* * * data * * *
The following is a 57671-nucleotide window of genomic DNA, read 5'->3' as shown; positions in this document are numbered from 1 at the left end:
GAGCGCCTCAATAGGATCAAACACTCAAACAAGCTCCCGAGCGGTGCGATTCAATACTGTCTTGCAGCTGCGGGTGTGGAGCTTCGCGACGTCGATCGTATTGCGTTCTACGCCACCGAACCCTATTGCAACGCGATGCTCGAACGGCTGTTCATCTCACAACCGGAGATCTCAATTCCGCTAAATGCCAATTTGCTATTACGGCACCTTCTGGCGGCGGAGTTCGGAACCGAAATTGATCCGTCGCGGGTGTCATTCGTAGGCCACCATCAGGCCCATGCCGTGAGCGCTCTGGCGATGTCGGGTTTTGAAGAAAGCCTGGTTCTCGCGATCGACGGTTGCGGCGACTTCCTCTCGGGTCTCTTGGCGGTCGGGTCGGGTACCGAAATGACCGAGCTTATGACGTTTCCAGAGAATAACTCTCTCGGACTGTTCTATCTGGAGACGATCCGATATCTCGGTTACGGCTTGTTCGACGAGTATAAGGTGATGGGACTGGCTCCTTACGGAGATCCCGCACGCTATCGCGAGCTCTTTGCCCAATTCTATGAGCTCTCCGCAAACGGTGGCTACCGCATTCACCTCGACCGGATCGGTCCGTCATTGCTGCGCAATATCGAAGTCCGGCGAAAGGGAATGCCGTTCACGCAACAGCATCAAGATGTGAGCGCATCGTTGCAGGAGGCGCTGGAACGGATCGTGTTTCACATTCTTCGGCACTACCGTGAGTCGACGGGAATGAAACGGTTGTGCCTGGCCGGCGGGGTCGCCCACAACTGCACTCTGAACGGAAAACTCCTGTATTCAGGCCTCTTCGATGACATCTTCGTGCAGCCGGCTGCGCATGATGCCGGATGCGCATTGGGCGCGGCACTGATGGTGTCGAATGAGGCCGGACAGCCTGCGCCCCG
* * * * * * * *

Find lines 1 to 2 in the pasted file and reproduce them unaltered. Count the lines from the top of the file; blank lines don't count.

The following is a 57671-nucleotide window of genomic DNA, read 5'->3' as shown; positions in this document are numbered from 1 at the left end:
GAGCGCCTCAATAGGATCAAACACTCAAACAAGCTCCCGAGCGGTGCGATTCAATACTGTCTTGCAGCTGCGGGTGTGGAGCTTCGCGACGTCGATCGTATTGCGTTCTACGCCACCGAACCCTATTGCAACGCGATGCTCGAACGGCTGTTCATCTCACAACCGGAGATCTCAATTCCGCTAAATGCCAATTTGCTATTACGGCACCTTCTGGCGGCGGAGTTCGGAACCGAAATTGATCCGTCGCGGGTGTCATTCGTAGGCCACCATCAGGCCCATGCCGTGAGCGCTCTGGCGATGTCGGGTTTTGAAGAAAGCCTGGTTCTCGCGATCGACGGTTGCGGCGACTTCCTCTCGGGTCTCTTGGCGGTCGGGTCGGGTACCGAAATGACCGAGCTTATGACGTTTCCAGAGAATAACTCTCTCGGACTGTTCTATCTGGAGACGATCCGATATCTCGGTTACGGCTTGTTCGACGAGTATAAGGTGATGGGACTGGCTCCTTACGGAGATCCCGCACGCTATCGCGAGCTCTTTGCCCAATTCTATGAGCTCTCCGCAAACGGTGGCTACCGCATTCACCTCGACCGGATCGGTCCGTCATTGCTGCGCAATATCGAAGTCCGGCGAAAGGGAATGCCGTTCACGCAACAGCATCAAGATGTGAGCGCATCGTTGCAGGAGGCGCTGGAACGGATCGTGTTTCACATTCTTCGGCACTACCGTGAGTCGACGGGAATGAAACGGTTGTGCCTGGCCGGCGGGGTCGCCCACAACTGCACTCTGAACGGAAAACTCCTGTATTCAGGCCTCTTCGATGACATCTTCGTGCAGCCGGCTGCGCATGATGCCGGATGCGCATTGGGCGCGGCACTGATGGTGTCGAATGAGGCCGGACAGCCTGCGCCCCG